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going to be heard in the next chapter of islamic rather egyptian government i doubt it because their extremist influences are too strong and the united states well i mean this again. is the stream live as it is and it is yours and your dream is to do the soup kitchens and libraries. and we look of the muslim brotherhood the muslim brotherhood yesterday. go ahead you know let me just say something i think this is a very can descending view of the arabs and this is a very typical kind of right wing american view out of our or out of this mainstream america really protests and then a little bit know that let me let me just let me just finish my thought out and then you can jump in but i have to finish i had to finish my thought know people do go to bed people do go to bed thinking about democracy and arabs do go to bed thinking about freedom and their rights to express themselves and to have their own they're presented to the parliament think about it they have earned it they worry
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about it the whole revolution for its sake it's not about the poverty per se libya by the way libya in particular is one of the has the highest national g.n.p. in the entire continent of africa yet this still went through a process that yielded almost fifty thousand deaths obviously democracy does have a price freedom does have a price and they would do anything to to to get it now this guy who you know will come here in the muslim the muslim brotherhood's opening opening kitchen me in a soup kitchens and all of that and this is how they won hearts and minds just that's all archaic thinking that is still perpetuity for some reason the muslim brotherhood have been around for over eighty years and they have been a solid and a consistent jump a million years to your standard is going on in boston you've only spoken once of this program go ahead sir. well i think that we should think about the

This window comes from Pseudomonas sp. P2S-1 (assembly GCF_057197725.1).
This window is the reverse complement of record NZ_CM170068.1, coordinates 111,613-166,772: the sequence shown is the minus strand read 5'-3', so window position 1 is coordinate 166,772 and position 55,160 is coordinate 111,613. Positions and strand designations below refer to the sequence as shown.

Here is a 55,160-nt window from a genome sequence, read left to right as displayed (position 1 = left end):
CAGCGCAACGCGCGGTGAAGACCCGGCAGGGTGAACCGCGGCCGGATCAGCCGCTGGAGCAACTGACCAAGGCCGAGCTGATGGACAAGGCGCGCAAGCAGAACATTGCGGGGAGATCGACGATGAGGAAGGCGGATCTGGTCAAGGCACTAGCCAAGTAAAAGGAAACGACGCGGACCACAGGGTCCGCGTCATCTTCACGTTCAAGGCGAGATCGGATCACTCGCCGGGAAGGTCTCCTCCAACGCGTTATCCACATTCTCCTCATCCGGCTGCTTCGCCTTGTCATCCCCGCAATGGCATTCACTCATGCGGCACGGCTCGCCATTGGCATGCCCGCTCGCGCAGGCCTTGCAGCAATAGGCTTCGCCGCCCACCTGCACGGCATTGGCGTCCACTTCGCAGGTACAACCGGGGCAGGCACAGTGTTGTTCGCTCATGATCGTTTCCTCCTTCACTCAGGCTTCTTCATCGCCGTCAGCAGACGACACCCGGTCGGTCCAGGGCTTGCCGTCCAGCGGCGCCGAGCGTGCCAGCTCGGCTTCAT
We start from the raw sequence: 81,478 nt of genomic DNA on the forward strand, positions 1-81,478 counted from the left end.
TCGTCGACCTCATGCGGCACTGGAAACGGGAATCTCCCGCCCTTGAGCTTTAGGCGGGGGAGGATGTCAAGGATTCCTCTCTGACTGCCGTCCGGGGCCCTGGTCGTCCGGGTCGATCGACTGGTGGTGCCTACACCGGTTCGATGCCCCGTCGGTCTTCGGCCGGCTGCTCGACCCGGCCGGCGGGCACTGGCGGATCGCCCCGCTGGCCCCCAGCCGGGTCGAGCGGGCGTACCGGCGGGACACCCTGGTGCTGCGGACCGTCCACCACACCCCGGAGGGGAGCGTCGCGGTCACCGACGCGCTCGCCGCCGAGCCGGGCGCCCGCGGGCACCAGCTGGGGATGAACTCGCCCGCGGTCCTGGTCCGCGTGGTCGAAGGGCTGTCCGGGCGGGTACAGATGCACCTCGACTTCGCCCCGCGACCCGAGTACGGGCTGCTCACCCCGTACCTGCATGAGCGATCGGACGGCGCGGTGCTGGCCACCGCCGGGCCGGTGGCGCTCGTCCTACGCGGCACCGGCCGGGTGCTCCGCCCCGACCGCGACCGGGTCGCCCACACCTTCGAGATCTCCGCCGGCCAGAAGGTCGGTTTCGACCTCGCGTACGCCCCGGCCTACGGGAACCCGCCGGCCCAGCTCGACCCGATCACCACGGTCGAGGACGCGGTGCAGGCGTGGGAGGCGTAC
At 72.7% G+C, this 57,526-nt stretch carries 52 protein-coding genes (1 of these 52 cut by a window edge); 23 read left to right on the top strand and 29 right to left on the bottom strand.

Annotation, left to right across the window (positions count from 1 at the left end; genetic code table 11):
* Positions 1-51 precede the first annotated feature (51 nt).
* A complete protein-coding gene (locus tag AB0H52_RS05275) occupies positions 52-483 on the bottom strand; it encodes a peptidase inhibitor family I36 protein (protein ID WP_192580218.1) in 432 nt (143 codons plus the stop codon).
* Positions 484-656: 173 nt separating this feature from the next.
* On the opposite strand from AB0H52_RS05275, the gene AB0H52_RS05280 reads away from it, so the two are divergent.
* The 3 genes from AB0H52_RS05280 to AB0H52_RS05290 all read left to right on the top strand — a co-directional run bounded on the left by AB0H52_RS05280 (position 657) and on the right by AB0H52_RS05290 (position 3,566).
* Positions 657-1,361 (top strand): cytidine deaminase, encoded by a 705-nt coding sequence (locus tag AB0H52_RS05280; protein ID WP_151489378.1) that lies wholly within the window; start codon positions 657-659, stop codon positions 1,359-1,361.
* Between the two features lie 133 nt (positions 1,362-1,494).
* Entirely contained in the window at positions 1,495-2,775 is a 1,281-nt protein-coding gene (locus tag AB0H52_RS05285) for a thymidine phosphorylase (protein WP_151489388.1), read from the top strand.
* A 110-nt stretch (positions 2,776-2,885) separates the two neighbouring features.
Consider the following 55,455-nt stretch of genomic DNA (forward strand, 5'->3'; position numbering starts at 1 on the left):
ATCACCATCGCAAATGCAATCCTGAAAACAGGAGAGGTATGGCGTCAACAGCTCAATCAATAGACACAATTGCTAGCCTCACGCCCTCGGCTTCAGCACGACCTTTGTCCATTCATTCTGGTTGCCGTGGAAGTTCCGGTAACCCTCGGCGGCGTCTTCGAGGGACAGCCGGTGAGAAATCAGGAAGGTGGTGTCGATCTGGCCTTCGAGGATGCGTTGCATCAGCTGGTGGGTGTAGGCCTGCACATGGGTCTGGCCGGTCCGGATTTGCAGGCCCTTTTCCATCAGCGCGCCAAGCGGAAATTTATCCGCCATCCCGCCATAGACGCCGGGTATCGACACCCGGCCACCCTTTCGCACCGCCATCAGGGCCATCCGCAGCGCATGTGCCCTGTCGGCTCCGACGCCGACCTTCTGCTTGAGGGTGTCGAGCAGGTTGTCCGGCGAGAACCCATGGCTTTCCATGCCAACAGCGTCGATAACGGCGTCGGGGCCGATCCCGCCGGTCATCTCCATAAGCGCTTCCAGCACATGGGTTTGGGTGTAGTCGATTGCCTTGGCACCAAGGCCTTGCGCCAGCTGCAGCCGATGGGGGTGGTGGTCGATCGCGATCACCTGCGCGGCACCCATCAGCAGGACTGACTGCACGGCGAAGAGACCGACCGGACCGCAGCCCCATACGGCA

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role of the political islam and especially of muslim brotherhood in this stage out of the box of the previous stage which was the stage of authoritarian regime supported by the west and all this now it's not that the west or other countries are not interested in sometime involved in what is going on in egypt of course and other places but the most important thing is that the challenge today is not only to normally islamist parties it's a huge challenge for the political islam. parties especially the muslim brotherhood now see what happened since the beginning of this year in egypt the muslim brotherhood themselves have been split into several camps so they come for the first time to the place that it's not one monolithic muslim brotherhood it's by far more complex so the point here that i would like to make is that we should think in